Talking Statues Project Has History Asking, ‘Can You Hear Me Now?’ |

Talking Statues Project Has History Asking, ‘Can You Hear Me Now?’

David Peter Fox, who started Talking Statues in Copenhagen, said at the launch it was a “long journey” to bring his project to New York City. Photo by Dusica Sue Malesevic.

BY DUSICA SUE MALESEVIC | The ubiquitous sound — a cellphone ringtone — rang out in Bryant Park, but the person on the other end would have surprised historians. It was, after all, a call from Gertrude Stein, who passed away over 70 years ago.

Okay, so maybe it wasn’t Stein, but rather an actor performing a monologue envisioning what the groundbreaking writer would say if she were here, now.

Stein — like many other famous and important figures (mostly men) — has been immortalized in sculpture, but in the midst of the city hustle, how many of us stop and pay attention to them? Talking Statues is looking to change that by engaging New Yorkers and tourists alike with history.

David Peter Fox began Talking Statues in Copenhagen in 2013, with the idea of giving “voice” to the statues, according to the project’s press release. Writers would create short monologues and then actors would perform and record them.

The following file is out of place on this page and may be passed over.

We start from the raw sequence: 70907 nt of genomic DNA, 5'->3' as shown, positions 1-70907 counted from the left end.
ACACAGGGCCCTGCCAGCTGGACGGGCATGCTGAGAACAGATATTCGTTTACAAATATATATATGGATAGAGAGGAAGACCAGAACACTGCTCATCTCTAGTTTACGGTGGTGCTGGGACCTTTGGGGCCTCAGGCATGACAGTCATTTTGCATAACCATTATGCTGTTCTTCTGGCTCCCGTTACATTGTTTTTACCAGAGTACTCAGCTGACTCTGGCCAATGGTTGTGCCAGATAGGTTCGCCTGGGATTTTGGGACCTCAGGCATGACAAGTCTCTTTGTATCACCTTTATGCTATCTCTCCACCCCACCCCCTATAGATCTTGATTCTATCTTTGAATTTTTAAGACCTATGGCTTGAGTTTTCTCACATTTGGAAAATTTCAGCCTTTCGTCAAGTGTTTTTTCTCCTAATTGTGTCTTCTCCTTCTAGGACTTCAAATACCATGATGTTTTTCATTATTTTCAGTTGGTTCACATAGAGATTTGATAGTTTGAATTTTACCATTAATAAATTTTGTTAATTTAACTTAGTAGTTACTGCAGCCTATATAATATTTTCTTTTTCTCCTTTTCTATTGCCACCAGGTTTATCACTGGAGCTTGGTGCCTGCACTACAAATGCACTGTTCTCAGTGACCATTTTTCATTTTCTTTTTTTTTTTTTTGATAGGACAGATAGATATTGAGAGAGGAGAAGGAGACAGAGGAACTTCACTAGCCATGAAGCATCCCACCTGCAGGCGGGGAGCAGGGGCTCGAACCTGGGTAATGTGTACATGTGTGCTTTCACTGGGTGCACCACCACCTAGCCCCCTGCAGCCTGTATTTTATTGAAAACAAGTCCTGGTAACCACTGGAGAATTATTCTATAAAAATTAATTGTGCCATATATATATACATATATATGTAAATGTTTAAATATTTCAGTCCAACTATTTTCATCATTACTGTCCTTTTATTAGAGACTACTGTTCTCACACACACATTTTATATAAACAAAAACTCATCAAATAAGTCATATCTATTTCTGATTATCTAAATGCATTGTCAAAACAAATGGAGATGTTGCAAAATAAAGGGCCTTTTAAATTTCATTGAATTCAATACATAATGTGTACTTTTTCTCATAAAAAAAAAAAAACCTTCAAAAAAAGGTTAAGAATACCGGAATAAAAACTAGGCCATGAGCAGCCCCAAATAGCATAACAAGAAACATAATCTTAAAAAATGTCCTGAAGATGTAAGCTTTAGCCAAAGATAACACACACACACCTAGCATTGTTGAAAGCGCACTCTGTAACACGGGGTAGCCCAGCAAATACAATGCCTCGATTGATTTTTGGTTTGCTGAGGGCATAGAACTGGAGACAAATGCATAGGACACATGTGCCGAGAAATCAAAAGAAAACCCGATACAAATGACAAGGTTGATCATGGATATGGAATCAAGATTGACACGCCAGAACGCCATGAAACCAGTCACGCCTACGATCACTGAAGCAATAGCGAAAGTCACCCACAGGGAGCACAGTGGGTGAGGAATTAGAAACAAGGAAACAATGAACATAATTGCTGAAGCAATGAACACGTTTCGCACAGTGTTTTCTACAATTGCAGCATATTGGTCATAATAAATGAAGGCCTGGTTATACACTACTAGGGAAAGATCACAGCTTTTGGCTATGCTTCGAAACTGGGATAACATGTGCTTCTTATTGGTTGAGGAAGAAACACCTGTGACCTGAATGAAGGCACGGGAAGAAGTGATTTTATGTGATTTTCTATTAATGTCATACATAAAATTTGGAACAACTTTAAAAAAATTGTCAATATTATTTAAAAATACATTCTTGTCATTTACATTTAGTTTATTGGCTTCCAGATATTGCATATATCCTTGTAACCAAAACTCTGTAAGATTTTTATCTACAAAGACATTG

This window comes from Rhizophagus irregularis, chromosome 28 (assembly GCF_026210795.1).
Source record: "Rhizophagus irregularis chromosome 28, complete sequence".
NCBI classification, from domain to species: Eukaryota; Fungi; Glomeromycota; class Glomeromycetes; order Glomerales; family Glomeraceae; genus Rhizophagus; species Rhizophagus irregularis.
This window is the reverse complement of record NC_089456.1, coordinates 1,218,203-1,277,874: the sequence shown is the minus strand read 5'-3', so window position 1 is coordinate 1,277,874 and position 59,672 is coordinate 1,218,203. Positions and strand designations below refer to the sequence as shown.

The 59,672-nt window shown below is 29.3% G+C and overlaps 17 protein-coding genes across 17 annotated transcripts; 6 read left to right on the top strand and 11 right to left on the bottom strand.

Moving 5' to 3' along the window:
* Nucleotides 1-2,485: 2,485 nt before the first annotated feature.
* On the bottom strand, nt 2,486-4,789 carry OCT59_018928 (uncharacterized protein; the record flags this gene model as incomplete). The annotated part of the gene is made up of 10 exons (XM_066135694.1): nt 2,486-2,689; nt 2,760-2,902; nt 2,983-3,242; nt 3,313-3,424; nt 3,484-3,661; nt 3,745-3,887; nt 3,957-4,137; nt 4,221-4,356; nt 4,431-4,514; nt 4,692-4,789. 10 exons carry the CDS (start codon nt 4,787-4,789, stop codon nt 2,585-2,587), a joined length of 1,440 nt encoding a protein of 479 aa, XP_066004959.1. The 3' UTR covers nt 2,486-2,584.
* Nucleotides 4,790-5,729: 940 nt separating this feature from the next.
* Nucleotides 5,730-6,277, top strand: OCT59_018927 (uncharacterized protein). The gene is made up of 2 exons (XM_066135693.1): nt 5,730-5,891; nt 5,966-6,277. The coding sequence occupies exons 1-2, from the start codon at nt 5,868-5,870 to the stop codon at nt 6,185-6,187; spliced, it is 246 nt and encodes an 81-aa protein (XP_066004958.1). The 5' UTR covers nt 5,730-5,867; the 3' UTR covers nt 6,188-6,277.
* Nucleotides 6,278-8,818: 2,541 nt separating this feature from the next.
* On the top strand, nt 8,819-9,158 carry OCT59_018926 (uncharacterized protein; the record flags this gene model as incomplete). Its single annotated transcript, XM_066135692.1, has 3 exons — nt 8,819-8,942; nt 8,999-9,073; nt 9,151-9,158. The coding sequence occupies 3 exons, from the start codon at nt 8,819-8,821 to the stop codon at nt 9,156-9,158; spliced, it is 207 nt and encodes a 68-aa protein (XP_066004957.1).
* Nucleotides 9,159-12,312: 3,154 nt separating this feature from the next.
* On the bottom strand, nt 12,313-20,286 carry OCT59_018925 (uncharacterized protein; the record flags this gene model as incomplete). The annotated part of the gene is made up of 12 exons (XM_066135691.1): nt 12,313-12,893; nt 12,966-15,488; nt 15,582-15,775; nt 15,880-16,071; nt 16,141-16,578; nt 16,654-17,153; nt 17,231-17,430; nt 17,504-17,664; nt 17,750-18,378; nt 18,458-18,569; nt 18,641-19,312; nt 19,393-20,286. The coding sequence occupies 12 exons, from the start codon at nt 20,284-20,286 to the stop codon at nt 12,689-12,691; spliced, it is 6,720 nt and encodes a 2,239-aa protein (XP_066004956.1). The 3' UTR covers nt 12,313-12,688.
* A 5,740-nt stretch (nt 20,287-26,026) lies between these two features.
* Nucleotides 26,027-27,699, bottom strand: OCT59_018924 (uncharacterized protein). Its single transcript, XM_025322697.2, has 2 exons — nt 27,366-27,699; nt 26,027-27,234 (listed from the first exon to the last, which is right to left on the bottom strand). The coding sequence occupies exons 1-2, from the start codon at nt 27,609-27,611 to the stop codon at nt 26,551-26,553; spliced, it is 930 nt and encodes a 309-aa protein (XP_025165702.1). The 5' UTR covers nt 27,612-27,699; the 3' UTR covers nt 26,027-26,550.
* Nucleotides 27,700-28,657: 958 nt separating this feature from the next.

After Copenhagen, the project spread to Helsinki, London, San Diego and Chicago, with Talking Statues officially starting in New York City on Wed., July 12 (visit for statue locations and info).

“It’s been a long journey,” Fox said at the morning launch at the New-York Historical Society. “The project is a present from me to New York City.”

Fox told this publication afterwards he worked for two years to bring his project to this city. It took some time to get permission and to find the actors, he said. Fox said some 600 actors applied for the gig. 

One of the actors who made the cut was Stacey Lightman, who performed the monologue conceived for Stein at the launch. “I loved it,” she said of the process. “I played Gertrude Stein in a play a year ago — it seemed like kismet. It was a thrill to record [her].”

She noted that people go by statues but “don’t see them.”

Fox said 35 statues will be animated throughout the five boroughs. He declined to provide details about the project’s funding.

Here’s how it works. Near the statue, there is a sign with a link, which can be typed into your smartphone’s Internet browser. There is also a QR code that can be scanned by your device after you download the app. You receive a call — complete with a picture of the statue and the person’s name — and then hear the monologue.

(When asked about those without smartphones, Fox said later by phone, “There is no alternative, unfortunately not. The system is based on this technology.”) 

A rose is a rose is a rose. Gertrude Stein sits and surveys all in Bryant Park. Photo by Dusica Sue Malesevic.

GERTRUDE STEIN, BRYANT PARK | It took this reporter a few tries to get the call but then: “I am sitting, I am thinking. Sitting thinking thoughts of thinking, bits of thoughts, thoughts flitting, thinking, thinking, thoughts linking. This is how I think, thoughts heard, thoughts blurred, thoughts like birds, becoming words.”